'I cheated, I’m sorry, I want my boyfriend back'

Her long-term relationship is falling apart with infidelity and arguments. She wonders what to do next.

"Dear Thelma" is a relationship advice column that appears in The Star, a publication that is part of the Asia News Network.

Dear Thelma

I had been dating my boyfriend for 10 months and we were very much in love. For our two-month summer break, we went back to our respective home cities.

There, I got in contact with my ex-boyfriend and he was really nice. At the time, my boyfriend and I were having multiple arguments. This pushed me over the edge and I went to meet my ex, which led to physical intimacy but just once.

After that, I stopped meeting my ex and felt sick over what I had done. I was afraid that my boyfriend would find out, which he eventually did. He was furious and hurt. We both cried about it.

I apologised profusely and begged his forgiveness. I told him it was the first and last time I would ever cheat.

But he wouldn't accept my apology. He stayed angry and tried to reduce contact with me. I spent the rest of the summer holidays at home feeling sad and guilty. During that period I didn't talk to many people at all. But I kept on apologising to him.

We met after one month and were glad to see each other. We drank a bit, and he confessed that his heart told him that he should give me another chance, but his logical mind did not want to. He said he loved me a lot and had invested a lot in our relationship and was sad that this is what I gave him back in return.

I feel so guilty and not one day goes by that I don't cry. I don't have many friends and he was my best friend.

I am still trying to pursue him. To some extent, I know I hurt his ego which is unbearable to him.

Will he ever forgive me for the blunder I made? Or will we just stay heartbroken like this forever and never get back together? And how long until I get redemption and peace in our relationship? - Broken Soul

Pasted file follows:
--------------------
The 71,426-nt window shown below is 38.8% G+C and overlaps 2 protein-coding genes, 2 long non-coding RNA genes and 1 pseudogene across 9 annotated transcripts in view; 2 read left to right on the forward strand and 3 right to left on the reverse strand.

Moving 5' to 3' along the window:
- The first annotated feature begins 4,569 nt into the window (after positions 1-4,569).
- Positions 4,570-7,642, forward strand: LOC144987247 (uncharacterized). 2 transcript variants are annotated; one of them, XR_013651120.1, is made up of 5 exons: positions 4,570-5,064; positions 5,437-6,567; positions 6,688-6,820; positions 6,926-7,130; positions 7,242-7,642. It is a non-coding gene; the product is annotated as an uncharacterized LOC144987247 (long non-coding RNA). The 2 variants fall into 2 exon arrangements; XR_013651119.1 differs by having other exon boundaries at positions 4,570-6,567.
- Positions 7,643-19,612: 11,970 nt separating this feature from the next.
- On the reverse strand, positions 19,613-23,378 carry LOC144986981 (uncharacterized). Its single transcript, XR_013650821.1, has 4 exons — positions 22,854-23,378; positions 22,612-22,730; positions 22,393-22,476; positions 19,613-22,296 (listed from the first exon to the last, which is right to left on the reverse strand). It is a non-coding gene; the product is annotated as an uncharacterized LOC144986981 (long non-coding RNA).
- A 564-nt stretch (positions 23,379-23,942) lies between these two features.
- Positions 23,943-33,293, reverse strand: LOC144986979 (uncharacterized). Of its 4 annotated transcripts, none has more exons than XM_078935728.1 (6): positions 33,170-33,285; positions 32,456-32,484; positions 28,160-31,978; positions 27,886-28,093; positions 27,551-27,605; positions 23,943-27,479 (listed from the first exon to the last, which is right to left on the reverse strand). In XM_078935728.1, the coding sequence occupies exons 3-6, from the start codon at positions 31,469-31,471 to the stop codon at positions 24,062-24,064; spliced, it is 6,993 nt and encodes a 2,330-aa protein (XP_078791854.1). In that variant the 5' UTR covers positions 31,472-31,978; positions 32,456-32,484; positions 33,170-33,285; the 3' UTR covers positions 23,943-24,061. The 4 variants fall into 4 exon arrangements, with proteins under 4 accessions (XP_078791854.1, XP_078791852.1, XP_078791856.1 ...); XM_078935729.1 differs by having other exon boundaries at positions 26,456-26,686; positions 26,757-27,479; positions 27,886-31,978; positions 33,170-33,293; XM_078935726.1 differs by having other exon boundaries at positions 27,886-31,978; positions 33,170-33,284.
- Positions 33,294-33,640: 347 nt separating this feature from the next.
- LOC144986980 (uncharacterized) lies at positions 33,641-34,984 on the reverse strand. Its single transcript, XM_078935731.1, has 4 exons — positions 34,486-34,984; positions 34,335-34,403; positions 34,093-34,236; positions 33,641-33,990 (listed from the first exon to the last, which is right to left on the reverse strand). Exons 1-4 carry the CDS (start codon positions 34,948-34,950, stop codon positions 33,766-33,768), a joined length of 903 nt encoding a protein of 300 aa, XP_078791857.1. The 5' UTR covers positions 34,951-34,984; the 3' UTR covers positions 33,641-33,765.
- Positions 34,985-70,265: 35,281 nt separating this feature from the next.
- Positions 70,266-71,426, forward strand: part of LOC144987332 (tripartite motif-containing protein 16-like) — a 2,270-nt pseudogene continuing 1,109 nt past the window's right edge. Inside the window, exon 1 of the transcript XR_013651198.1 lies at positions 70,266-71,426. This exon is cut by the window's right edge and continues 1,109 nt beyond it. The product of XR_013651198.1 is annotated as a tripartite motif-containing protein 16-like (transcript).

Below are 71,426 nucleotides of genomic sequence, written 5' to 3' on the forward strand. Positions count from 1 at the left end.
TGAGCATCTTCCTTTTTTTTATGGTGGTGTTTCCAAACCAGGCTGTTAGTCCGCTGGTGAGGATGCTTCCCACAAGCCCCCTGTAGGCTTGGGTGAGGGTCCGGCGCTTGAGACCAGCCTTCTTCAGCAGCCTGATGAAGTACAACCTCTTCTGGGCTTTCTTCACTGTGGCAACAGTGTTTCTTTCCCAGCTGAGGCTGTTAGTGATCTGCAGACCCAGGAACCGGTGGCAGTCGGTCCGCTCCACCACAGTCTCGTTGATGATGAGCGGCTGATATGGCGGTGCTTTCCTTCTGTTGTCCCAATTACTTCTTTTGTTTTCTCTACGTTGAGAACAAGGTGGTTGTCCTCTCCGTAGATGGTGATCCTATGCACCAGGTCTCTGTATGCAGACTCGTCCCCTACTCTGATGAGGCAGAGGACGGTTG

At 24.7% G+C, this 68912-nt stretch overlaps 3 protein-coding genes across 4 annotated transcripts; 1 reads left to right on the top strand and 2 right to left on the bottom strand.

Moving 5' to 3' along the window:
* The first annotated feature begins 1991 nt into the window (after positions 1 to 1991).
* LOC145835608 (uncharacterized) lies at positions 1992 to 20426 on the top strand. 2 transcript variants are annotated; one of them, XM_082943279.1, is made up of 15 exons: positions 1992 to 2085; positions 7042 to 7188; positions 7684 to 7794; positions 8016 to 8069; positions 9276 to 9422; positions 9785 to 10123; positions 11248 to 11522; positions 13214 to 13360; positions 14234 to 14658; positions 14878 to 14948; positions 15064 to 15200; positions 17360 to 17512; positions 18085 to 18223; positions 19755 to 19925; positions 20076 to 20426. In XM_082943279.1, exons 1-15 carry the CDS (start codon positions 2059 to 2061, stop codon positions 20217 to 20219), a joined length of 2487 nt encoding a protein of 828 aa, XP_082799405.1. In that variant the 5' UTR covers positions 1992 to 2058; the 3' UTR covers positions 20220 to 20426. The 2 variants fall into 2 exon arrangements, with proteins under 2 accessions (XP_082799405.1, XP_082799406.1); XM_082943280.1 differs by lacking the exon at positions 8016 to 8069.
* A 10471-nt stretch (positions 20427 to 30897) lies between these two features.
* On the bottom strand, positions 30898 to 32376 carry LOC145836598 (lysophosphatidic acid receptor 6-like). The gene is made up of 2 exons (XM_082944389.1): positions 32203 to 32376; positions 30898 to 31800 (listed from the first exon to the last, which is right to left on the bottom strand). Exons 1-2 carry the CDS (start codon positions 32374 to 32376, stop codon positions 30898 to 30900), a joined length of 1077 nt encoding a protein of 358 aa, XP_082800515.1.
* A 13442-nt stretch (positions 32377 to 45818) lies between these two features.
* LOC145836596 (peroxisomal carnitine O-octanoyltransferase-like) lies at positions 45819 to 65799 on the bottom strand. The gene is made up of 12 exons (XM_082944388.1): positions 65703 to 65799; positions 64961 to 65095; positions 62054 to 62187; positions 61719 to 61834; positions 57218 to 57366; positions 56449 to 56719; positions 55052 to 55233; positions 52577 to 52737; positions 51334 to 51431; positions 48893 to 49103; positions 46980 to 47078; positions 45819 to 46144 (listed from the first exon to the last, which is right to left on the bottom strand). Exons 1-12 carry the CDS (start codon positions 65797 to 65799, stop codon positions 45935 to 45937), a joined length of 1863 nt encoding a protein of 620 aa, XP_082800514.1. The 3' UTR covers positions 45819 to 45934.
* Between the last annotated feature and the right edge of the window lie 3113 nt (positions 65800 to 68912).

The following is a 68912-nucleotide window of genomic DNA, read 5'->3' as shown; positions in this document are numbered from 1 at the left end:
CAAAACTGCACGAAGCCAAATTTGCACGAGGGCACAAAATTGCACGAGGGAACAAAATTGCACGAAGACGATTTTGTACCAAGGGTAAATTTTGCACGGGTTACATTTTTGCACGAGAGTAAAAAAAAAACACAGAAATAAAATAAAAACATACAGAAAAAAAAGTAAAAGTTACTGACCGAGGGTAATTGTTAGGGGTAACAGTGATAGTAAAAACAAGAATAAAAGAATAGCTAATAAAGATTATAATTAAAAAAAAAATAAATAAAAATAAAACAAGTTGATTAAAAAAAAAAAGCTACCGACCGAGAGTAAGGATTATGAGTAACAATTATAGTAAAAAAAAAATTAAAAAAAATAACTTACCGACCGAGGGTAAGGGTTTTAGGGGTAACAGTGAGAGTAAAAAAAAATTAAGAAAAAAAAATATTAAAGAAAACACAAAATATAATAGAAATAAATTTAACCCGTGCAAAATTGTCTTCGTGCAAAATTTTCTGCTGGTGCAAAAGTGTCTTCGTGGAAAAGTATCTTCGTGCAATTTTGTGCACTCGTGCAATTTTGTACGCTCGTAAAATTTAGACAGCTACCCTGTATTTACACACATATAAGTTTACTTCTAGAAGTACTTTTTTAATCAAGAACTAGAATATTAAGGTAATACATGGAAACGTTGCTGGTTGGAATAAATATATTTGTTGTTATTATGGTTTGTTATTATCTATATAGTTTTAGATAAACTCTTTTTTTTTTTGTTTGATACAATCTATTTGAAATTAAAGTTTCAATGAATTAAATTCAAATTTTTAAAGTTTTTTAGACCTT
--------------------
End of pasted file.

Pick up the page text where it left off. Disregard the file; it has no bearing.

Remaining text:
Dear Broken Soul

Oh my dear, what a sad story. You've learned a very hard lesson, that cheating hurts everyone involved.

If you were married, I would suggest counselling with a view to reconciliation. However, from your letter it seems you are students - and possibly rather young?

I'm afraid you must accept your ex's decision that your relationship is over. If he doesn't want to work this out, that is his privilege. You see, when one person cheats, the victim decides what happens next.

My dear, you must also step back and stop contacting him. Look at it from his point of view: a girl he liked, loved perhaps, broke his heart. Every time he sees you, you remind him of this pain. So to be kind to him, you must stop seeking him out.

He's young and he has friends, you say, so he'll have support. Let him go and find his own healing from this.

Now let's talk about you. You made an awful mistake but I can see that you're a good person. Why do I say that? Because bad people always blame others for their errors. You are honest and take the full blame. That tells me that this was a one-off, a misstep.

You are suffering, and that is the price of a conscience. However, I think it's time now that you forgive yourself. You have admitted your fault, apologised and tried to fix it. That is all you can do.

Consider this as a life experience. Now you have had it, you're going to move on and be a wiser person. We all make mistakes; accept that you're human. Be as kind to yourself as you would to another.

You say you don't have many friends and that your ex's friends were yours. Building friendships is a life skill that you must have. We are social creatures and we suffer when we are lonely. While you are a student, you have lots of opportunity to make friends because everyone is in the same boat.

Join a club, take up a sport, work on the college newspaper and connect with new people. Good friends are rare in life but you should make plenty of fun connections.

Tip: stay away from serious charity work. You are currently upset and you are not in a frame of mind to deal with other people's problems. Focus on upbeat activities.

Also, please don't date for six months. You see, you don't like yourself very much at the moment. If you start dating now, you're very likely to make a horrible choice. So stay away from romantic love for a while, okay?

Finally, as you are crying every day and feeling guilty, do consider talking to a college counsellor who is licensed to screen for depression. She can help you sleep better, get you over the guilt and talk you through strategies that will help you through this difficult time.

You made a mistake, but now's the time to move on. I'll be thinking of you and wishing you well.